What vacation would be complete without a few new books to remind me of the great time I had while away? Most of these are from that wonderful little museum I visited in Estes Park. They had a small but well stocked gift shop and I had a hard time deciding which books to bring back with me. The two booklets about The Old Fall River Road and Trail Ridge Road I bought in the Park. They are nice reminders of where I was and what I saw.
I am both fascinated by and curious about the history of Estes Park now. It has such an interesting and rich history. I have very little recollection of it, but apparently when I was really little we had a family trip that included a short day spent in Estes. I only remember visiting the (now defunct) Ripley's Believe It or Not Museum. Since Estes is a resort town, there has been an abundance of post cards and memorabilia and much of it is collected in Rocky Mountain Tour: Estes Park, Rocky Mountain National Park, & Grand Lake by Suzanne Silverthorn. It's a glossy book filled with photos--mostly then and now sorts with lots of postcards and old photos.
Estes Park: Beginnings by Kenneth Jessen is all old B&W photos of Estes Park with some text. Both books are quite browse-able and fascinating to look at.
My best find is a book I discovered in the YA section, though it is tagged simply as History/Women. It was published this year and likely in honor of the National Park's Centennial, Dining Room Girl: The Summer of 1926 at the Horseshoe Inn by Kay Turnbaugh and Lee Tillotson. Another book chock full of old photographs, this one is based on a young woman's diary. Eleanor Parker was a new college graduate from Iowa who spent the summer of 1926 working in the Horseshoe Inn. It was the heyday of the resort and I can't wait to read it and really study the photos.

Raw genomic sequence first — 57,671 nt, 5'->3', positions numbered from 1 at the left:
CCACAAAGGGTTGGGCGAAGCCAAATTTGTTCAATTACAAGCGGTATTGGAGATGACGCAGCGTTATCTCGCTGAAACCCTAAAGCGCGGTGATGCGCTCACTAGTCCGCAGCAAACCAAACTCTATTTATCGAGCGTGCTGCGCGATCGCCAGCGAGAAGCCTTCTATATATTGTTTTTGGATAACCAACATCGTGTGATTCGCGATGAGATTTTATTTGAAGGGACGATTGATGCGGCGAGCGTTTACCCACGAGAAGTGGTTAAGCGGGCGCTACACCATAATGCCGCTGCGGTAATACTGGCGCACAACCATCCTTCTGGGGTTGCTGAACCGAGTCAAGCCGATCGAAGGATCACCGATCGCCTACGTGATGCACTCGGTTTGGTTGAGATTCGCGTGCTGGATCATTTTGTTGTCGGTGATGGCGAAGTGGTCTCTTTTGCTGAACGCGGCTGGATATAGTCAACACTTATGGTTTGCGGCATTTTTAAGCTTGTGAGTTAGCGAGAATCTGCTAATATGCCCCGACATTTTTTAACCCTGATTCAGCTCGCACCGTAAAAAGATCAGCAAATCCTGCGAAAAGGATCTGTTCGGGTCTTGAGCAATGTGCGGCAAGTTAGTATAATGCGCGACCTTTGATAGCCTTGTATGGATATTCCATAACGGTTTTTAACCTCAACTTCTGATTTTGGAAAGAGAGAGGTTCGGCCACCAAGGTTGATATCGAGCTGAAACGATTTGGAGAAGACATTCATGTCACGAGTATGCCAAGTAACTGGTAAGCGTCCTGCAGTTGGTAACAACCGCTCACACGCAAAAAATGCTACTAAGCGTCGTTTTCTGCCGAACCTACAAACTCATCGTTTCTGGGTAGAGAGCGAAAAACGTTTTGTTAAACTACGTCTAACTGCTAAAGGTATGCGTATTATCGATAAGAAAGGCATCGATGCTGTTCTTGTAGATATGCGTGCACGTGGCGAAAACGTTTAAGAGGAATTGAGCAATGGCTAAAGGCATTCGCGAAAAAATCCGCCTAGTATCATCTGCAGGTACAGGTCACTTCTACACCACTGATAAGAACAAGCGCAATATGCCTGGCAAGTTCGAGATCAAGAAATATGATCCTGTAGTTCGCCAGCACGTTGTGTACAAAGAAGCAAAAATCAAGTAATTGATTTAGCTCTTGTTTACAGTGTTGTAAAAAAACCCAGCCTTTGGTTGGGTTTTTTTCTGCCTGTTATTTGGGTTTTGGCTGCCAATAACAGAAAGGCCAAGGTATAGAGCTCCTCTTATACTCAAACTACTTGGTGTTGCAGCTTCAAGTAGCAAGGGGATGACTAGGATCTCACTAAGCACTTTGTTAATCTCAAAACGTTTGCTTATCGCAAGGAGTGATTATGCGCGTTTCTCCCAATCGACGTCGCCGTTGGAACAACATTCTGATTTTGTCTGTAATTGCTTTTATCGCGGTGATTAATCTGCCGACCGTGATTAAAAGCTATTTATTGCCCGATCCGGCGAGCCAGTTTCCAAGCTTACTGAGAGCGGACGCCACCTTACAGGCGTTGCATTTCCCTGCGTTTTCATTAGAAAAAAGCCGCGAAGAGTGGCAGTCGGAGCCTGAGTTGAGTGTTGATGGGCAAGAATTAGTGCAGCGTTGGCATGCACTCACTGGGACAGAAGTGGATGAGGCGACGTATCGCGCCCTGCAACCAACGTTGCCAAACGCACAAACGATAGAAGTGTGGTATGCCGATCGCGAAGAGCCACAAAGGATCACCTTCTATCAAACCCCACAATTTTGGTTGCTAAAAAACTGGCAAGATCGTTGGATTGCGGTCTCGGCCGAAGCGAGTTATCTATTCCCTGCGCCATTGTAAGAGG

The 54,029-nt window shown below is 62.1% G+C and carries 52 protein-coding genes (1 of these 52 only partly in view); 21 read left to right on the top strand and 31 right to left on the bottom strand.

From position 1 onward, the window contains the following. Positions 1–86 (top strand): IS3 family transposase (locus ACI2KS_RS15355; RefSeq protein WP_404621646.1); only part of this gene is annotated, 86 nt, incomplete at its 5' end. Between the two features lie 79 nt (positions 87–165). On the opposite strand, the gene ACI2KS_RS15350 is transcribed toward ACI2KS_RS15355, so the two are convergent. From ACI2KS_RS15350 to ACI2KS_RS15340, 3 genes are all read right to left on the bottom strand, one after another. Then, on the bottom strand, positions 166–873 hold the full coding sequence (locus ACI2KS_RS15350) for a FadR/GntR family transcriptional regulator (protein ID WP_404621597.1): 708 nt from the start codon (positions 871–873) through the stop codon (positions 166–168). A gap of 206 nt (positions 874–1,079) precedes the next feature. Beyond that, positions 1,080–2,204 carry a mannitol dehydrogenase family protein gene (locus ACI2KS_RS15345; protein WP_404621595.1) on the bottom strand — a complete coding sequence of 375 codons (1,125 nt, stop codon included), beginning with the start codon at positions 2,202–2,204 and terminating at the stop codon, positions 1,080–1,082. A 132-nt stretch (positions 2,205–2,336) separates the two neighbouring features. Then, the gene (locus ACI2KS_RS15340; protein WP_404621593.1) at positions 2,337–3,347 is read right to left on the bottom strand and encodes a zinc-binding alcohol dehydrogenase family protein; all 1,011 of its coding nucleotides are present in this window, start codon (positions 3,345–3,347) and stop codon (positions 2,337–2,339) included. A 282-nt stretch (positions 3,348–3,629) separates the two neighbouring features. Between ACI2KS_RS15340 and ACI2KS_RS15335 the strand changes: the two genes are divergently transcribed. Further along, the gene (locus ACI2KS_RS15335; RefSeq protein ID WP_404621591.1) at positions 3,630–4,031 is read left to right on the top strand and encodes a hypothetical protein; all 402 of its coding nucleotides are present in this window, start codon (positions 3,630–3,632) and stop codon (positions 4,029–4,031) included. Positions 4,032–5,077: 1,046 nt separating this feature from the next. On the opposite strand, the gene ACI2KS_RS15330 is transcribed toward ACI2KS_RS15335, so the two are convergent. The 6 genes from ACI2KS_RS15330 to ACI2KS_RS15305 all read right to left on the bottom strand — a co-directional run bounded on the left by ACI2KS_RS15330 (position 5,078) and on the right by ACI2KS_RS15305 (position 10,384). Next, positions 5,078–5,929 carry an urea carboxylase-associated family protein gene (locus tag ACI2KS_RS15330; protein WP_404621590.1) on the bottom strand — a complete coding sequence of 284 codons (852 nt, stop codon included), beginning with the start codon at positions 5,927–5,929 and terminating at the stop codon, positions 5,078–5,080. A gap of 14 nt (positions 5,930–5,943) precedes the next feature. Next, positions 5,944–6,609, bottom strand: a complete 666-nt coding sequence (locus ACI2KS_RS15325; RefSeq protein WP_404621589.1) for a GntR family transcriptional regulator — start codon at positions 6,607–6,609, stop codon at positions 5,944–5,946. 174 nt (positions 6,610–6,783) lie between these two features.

I have a feeling this is going to set me off on another reading path!
I admit the books in this stack are purely indulgences as I might have found them locally. But vacations are meant to be treats. A tee shirt and a few books seems reasonably restrained in my opinion. Besides it is always nice to support the local economy and in this case a small, independent bookstore. If you are ever in Estes, make sure you visit Macdonald Bookshop. If I could own a bookstore I would want it to be just like this one! I bought three books I had not come across before:
Solsbury Hill by Susan M. Wyler -- " . . . a contemporary take on a classic love story is utterly beguiling. Solsbury Hill is a gorgeously well-written tale of a fraught affair that takes you from New York to the wild gothic setting of the Yorkshire Moors." I hope it is as good as it looks.
I read another book by Peter Pagnamenta a number of years ago, and recall enjoying it quite a lot. I liked the sound of Prairie Fever: British Aristocrats in the American West 1830-1890. English Victorians in the American West--sounds like a fun read.
And one more with a bit more Western (though transplanted to New York) flair, David Fuller's Sundance. It is a reworking of the Butch Cassidy/Sundance Kid story. What if Harry Longbaugh lived and decided to go find his wife once he had been released from prison. To be honest I am not usually one to read Western Literature, but every now and again I have an urge to pick something outside my comfort zone up! Now I have lots of bookish reminders of my long weekend spent in the park. I am already looking forward to going back.